APTN National News
Diane Lilley can’t remember whether it was the right hand or the left hand that police used to identify her sister.
Tina Washpan’s body was discovered along the Highway of Tears 20 years after her murder.
Lilley said she will always remember the feeling of sitting by the telephone waiting for answers.
“Even today it is quite hurtful to think back to my sister when she went missing and was found,” Lilley told APTN. “But I’m here to support the families and to keep my sister Tina’s memories alive.”
Lilley is now working to help other families in the north, by sharing her story at the first national inquiry into murdered and missing Indigenous women and girls regional advisory meetings in Whitehorse in the traditional territory of the Kwanlin Dün and Ta’an Kwach’an.
The meetings in Whitehorse began on Tuesday with a welcoming sacred fire ceremony that drew around 100 people and meetings on Wednesday and Thursday dedicated to families and community organizations.
Fifty family members of Indigenous women and girls who have gone, missing, been murdered or experienced violence who met with Chief Commissioner Marion Buller, Commissioner Marilyn Poitras, researchers and members of the commission’s legal team to discuss their legal options and how they can participate in the national inquiry.
Community organizations such as the Aboriginal Women’s Circle and the Yukon Women’s Directorate were also on hand to inform the commission on the practices and protocols of the north and how they could best conduct the inquiry in the Yukon based on area-specific systemic issues.
Tiar Wilson, communications advisor with the inquiry told APTN that Whitehorse was chosen as the starting location for the regional meetings because of the the Territorial government and the Women’s Council’s strong pitch and advocacy on the issue.
The regional meetings are part of the terms of reference in preparation for truth-finding gathering also known as a hearing, something Butler said she is happy with.
“Holding these preliminary, regional meetings is the right thing; that’s the Indigenous thing,” said Wilson. “To consult with people, to understand their protocols, their rules of proper conduct, to understand their languages and their issues.”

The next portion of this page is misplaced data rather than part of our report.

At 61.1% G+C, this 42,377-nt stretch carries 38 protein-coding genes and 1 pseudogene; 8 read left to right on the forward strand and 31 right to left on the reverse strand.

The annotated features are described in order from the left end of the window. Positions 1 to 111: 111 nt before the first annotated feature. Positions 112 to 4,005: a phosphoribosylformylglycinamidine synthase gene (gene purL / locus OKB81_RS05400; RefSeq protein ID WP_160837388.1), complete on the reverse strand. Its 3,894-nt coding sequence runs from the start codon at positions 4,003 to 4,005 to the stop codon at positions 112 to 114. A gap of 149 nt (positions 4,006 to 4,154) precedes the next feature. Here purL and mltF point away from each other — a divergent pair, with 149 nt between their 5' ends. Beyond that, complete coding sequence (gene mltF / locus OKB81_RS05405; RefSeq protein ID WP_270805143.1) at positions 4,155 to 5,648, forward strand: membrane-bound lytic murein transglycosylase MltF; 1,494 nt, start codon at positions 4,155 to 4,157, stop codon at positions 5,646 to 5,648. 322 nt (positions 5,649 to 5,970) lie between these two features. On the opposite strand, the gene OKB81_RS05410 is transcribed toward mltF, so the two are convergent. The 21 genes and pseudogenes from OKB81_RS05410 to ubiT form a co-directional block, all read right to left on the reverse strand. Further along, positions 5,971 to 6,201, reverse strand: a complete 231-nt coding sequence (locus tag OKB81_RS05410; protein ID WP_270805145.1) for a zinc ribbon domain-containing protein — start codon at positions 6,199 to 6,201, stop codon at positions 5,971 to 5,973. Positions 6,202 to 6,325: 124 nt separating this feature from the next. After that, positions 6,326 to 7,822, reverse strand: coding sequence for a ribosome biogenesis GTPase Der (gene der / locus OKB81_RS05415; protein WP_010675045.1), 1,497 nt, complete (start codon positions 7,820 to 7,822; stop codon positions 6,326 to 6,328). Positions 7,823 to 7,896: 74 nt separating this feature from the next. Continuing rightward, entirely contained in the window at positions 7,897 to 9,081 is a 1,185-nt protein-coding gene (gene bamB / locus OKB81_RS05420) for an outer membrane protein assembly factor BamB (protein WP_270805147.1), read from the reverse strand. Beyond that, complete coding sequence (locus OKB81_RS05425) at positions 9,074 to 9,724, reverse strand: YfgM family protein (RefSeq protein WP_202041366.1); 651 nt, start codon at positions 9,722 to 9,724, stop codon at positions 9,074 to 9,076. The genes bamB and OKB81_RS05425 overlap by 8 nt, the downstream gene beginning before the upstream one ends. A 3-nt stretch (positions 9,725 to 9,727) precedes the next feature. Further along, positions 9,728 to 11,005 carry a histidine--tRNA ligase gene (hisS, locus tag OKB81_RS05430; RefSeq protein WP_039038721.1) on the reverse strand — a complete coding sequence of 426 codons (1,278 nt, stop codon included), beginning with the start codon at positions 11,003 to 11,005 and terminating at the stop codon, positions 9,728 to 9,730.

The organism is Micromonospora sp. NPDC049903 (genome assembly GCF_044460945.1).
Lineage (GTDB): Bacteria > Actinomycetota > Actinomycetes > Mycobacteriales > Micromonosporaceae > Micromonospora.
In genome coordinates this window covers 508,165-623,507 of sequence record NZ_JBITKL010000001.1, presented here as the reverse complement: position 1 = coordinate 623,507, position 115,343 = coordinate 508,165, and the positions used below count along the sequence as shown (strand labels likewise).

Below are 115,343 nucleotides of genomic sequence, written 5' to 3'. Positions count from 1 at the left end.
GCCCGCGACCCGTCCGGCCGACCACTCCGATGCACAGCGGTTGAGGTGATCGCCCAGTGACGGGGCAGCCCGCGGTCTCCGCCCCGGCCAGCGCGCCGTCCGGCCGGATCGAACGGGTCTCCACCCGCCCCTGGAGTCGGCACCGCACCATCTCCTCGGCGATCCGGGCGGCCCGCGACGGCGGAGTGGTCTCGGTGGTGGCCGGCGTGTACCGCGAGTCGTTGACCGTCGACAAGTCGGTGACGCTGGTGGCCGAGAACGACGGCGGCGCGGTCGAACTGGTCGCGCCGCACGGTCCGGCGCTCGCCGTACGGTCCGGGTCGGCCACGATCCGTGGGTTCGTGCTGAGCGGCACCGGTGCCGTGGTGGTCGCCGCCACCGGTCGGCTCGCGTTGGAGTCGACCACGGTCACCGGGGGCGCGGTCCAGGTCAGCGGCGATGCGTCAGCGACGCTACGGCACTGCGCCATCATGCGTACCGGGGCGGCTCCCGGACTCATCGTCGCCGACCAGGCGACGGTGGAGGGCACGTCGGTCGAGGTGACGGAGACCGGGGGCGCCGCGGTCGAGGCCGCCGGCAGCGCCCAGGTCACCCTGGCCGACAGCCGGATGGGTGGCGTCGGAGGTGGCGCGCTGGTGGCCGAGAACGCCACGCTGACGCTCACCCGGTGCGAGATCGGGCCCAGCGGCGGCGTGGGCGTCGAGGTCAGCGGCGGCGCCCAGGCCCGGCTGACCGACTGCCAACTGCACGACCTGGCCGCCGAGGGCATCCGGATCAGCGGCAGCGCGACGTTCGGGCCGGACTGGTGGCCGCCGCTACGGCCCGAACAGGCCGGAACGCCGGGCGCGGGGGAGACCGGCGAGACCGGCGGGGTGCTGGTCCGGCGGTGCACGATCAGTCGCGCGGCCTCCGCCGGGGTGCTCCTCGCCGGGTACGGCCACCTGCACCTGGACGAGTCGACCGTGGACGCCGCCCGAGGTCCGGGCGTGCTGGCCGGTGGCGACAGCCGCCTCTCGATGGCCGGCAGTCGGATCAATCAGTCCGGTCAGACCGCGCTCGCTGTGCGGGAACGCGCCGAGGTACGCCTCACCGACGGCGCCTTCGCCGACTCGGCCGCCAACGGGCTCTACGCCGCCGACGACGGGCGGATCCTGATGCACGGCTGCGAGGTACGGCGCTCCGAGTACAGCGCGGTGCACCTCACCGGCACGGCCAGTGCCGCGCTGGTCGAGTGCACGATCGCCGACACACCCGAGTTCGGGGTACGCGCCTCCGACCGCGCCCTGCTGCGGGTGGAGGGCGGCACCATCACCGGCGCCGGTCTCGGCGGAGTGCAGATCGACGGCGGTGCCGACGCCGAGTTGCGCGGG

Aimée Craft, director of research with the inquiry, said that each regional meeting will help inform the commission on how the process should unfold in this particular region.
The truth-finding gatherings, an Indigenized term taken on by the commission in place of the more colonial and legal term “hearings” are where information and stories will be recorded.
Those will begin in Whitehorse on May 29.
On Friday, the commission announced that it is postponing future truth-finding gatherings until further notice and it’s not clear on whether that will delay the start of the official inquiry.
Poitras said that the number of missing and murdered Indigenous women collected by the commission has grown since the commission arrived in Whitehorse.
“So far, the commission has more than 250 names of people registered to take part in the National Inquiry,” she said.
For Gina Gill, who has numerous family members reported as missing and murdered the meetings have been helpful to both her and her daughters.
“It’s been an amazing experience I’ve heard from a lot of women including myself,” she said. “It is a very healthy environment. It’s professional and very warm and that’s exactly what the women need to carry on.”
Gill’s sentiments on the Inquiry is not shared by all.
The inquiry has been criticized by some families for confusion over registration.
According to the commission, the national inquiry is committed to taking a voluntary approach when it comes to collecting registerees.
“We are relying on what we call ‘families of the heart’ to come forward,” said Karen Snowshoe, a lawyer with the commission.
Poitras told APTN that the term “families of the heart” were adopted by the commission after they were approached by an individual in Vancouver who suggested the commission change the term from family to ‘families of the heart’ to include individuals outside of the legal definition of immediate family who wish to participate.
Commissioners told the media that testimonies can be given in public or private, spoken, written and or through artistic expression.
The national inquiry will also schedule a set of hearings for institutions, such as governments, the RCMP, coroner services and child welfare agencies.
The commission will then hear from experts such as members of the LGBTQ2S community, elders, youth and experts in aboriginal law.
In a statement issued immediately following this week’s meetings, the inquiry announced that they would be postponing upcoming regional advisory meetings, citing the need for more time to reorganize future meetings.
At this time there is no set date for the next set of regional advisory meetings.